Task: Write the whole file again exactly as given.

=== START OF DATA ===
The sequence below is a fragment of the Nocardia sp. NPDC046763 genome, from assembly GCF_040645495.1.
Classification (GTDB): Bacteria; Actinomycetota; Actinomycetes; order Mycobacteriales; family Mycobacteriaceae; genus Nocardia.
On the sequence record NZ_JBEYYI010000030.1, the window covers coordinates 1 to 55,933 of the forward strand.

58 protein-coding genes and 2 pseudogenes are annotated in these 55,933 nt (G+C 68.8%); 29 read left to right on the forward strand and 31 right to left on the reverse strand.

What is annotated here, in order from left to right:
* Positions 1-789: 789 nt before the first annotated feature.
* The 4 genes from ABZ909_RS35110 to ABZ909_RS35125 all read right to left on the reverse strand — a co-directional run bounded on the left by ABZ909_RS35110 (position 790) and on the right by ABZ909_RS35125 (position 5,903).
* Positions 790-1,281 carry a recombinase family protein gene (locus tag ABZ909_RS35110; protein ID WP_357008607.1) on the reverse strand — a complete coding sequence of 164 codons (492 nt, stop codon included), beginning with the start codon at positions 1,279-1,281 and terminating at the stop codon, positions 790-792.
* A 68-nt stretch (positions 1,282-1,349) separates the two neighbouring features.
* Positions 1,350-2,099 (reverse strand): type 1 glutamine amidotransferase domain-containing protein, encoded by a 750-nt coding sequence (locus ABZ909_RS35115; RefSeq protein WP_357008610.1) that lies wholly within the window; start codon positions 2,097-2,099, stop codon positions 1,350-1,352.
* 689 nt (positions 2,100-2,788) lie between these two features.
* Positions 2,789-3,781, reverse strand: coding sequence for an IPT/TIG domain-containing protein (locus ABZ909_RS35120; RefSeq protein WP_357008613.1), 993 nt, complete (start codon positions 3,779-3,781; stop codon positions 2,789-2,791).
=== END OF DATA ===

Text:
The sequence below is a fragment of the Nocardia sp. NPDC046763 genome, from assembly GCF_040645495.1.
Classification (GTDB): Bacteria; Actinomycetota; Actinomycetes; order Mycobacteriales; family Mycobacteriaceae; genus Nocardia.
On the sequence record NZ_JBEYYI010000030.1, the window covers coordinates 1 to 55,933 of the forward strand.

58 protein-coding genes and 2 pseudogenes are annotated in these 55,933 nt (G+C 68.8%); 29 read left to right on the forward strand and 31 right to left on the reverse strand.

What is annotated here, in order from left to right:
* Positions 1-789: 789 nt before the first annotated feature.
* The 4 genes from ABZ909_RS35110 to ABZ909_RS35125 all read right to left on the reverse strand — a co-directional run bounded on the left by ABZ909_RS35110 (position 790) and on the right by ABZ909_RS35125 (position 5,903).
* Positions 790-1,281 carry a recombinase family protein gene (locus tag ABZ909_RS35110; protein ID WP_357008607.1) on the reverse strand — a complete coding sequence of 164 codons (492 nt, stop codon included), beginning with the start codon at positions 1,279-1,281 and terminating at the stop codon, positions 790-792.
* A 68-nt stretch (positions 1,282-1,349) separates the two neighbouring features.
* Positions 1,350-2,099 (reverse strand): type 1 glutamine amidotransferase domain-containing protein, encoded by a 750-nt coding sequence (locus ABZ909_RS35115; RefSeq protein WP_357008610.1) that lies wholly within the window; start codon positions 2,097-2,099, stop codon positions 1,350-1,352.
* 689 nt (positions 2,100-2,788) lie between these two features.
* Positions 2,789-3,781, reverse strand: coding sequence for an IPT/TIG domain-containing protein (locus ABZ909_RS35120; RefSeq protein WP_357008613.1), 993 nt, complete (start codon positions 3,779-3,781; stop codon positions 2,789-2,791).